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Carson, James M. (1887-1950) | University of Miami Finding Aids

Name: Carson, James M. (1887-1950)
Fuller Form: James Milton

Historical Note:

South Florida attorney James Milton Carson actively promoted drainage and reclamation of the Florida Everglades during the first quarter of the 20th century.  In 1915, Carson convinced Judge Ion Farris to make drainage the central issue in his gubernatorial campaign platform.  Although Farris lost the election, the drainage issue returned to the forefront of state politics.

The issue of drainage in the Everglades played a role in Florida politics since the mid-1800's. Many of Florida's early farmers hoped to transform the Everglades into viable farmlands. In 1848 the state legislature requested that the federal government donate all Florida swamp lands "on the condition that the State will drain them and apply the proceeds of the purposes of education." The Congress agreed to the grant as long as "the proceeds of said lands, ... be applied, exclusively, the purpose of reclaiming said lands."  Subsequent governors and legislators violated these conditions, frequently offering drainage lands as "incentives" to railroad companies.  Progressive governors in the early 1900's reclaimed much of the land promised to railroads, and Governor William Bonaparte Broward initiated a vast drainage project in 1906. The Florida Internal Improvement Fund and a state drainage tax financed the purchase of dredging machines and

other expenses.

Following Broward's term as governor, drainage funds were depleted and the Drainage Board, created by the legislature in 1907, failed to collect sufficient taxes to maintain drainage operations. Sales of drainage lands financed a portion of the dredging work, but investors were reluctant to purchase swamp lands once the drainage process had slowed.  By 1915, with no significant progress on the horizon, a group of Ft. Lauderdale residents organized a "Back to Broward League," dedicated to justice for the "20,000 men and women in the United States who have bought Everglades land."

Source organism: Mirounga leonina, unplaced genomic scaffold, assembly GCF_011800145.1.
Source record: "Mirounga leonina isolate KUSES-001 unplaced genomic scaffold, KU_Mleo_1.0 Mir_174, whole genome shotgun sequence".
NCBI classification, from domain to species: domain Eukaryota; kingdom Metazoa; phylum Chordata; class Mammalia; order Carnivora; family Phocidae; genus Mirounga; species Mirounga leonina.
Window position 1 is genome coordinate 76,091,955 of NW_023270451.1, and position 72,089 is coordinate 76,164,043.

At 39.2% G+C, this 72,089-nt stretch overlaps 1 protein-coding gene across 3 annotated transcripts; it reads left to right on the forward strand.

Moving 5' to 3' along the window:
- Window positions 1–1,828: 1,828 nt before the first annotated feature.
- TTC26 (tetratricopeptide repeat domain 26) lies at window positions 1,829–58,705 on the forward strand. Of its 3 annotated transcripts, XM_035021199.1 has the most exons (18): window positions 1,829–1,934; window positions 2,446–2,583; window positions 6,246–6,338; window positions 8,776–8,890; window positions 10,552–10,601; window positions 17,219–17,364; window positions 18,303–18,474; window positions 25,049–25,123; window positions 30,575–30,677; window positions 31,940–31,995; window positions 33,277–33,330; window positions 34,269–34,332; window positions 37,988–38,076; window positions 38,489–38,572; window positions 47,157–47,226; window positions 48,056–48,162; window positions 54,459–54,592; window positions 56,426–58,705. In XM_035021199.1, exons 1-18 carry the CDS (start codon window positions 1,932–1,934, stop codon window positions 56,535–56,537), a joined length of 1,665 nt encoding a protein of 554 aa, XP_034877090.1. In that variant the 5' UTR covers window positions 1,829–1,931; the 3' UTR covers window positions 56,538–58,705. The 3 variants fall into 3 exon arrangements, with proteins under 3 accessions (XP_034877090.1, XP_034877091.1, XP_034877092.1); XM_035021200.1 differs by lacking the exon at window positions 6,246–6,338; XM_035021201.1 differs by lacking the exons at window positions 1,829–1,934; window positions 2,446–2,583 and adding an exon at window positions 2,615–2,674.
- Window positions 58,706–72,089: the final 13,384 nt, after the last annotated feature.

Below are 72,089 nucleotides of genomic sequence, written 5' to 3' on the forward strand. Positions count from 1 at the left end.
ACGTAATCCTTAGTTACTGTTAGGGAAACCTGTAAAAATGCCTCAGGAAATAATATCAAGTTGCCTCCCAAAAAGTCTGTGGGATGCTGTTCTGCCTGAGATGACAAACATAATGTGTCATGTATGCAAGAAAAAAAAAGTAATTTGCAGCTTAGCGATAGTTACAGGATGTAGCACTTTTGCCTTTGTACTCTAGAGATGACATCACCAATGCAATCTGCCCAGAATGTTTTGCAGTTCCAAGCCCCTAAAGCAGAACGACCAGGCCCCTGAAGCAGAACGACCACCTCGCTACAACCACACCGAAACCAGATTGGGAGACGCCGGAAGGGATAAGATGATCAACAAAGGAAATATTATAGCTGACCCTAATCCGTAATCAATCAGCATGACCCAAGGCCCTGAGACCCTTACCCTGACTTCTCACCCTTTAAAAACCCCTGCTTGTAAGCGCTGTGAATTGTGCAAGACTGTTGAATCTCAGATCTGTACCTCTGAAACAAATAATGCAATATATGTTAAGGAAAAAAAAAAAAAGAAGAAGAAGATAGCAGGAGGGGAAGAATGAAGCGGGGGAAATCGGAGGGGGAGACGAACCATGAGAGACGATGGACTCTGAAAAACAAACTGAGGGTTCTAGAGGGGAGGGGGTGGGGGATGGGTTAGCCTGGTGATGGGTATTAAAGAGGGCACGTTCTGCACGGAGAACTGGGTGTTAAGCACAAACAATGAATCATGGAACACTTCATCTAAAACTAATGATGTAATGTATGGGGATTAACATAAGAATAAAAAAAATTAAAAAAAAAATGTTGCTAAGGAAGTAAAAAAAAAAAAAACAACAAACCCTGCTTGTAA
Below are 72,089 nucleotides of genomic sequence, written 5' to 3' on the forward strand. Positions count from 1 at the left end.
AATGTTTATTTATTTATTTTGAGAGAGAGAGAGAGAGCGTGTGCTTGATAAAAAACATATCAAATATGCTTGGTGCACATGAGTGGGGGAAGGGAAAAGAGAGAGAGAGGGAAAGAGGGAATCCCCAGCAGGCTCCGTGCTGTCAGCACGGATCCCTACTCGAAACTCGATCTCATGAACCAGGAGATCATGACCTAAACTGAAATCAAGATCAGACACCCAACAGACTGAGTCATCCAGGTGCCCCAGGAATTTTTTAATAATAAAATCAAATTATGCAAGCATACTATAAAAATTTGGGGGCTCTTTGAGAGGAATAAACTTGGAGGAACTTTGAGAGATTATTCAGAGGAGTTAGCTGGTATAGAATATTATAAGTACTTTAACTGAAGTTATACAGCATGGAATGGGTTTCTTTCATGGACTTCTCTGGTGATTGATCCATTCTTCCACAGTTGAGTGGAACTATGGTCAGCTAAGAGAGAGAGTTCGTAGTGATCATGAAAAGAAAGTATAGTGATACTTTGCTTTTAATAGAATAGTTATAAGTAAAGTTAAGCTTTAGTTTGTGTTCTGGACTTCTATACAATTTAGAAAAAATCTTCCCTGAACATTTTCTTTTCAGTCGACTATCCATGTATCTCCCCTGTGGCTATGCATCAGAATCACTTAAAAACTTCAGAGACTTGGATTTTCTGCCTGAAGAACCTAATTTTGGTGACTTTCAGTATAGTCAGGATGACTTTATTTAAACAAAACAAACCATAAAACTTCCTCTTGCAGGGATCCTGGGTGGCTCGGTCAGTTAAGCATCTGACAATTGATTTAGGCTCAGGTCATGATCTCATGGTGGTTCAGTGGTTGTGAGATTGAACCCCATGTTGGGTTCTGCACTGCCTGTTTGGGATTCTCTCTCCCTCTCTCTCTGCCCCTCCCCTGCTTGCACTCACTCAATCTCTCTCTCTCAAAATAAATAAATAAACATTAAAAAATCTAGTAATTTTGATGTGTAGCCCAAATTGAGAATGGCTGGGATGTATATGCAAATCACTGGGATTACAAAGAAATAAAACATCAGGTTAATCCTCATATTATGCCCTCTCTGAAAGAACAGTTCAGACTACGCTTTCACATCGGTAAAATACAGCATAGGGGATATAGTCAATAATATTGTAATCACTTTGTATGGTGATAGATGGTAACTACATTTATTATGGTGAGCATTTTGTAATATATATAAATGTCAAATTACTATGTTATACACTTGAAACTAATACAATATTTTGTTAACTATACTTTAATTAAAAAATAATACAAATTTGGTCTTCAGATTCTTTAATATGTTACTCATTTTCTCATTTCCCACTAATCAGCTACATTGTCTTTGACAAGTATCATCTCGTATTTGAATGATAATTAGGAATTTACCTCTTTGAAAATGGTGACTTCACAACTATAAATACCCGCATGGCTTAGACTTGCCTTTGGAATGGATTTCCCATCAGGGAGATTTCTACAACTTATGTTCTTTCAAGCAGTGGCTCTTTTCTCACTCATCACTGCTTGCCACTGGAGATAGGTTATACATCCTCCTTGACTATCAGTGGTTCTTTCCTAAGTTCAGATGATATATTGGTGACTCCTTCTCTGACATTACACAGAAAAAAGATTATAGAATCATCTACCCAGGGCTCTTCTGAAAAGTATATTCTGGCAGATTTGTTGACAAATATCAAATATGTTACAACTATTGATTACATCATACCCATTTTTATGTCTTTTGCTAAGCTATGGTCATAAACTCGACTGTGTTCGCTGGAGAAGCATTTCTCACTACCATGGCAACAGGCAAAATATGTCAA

Carson sought to restore Broward's plan for rapid and comprehensive drainage of the Everglades by convincing an elected official of its merits.  Carson believed that "The work will not be accomplished satisfactorily until we have in power a man who has

the project at heart, who realizes its magnitude and importance, who will give it attention, ... that man can either be the governor or someone put in charge by the state..."  Carson convinced Judge Ion Farris to support the reinstitution of Broward's project.

Farris, a Democratic candidate in the 1916 gubernatorial race, lost in the primary, but he did publicize the drainage matter, forcing the other candidates to address the issue.

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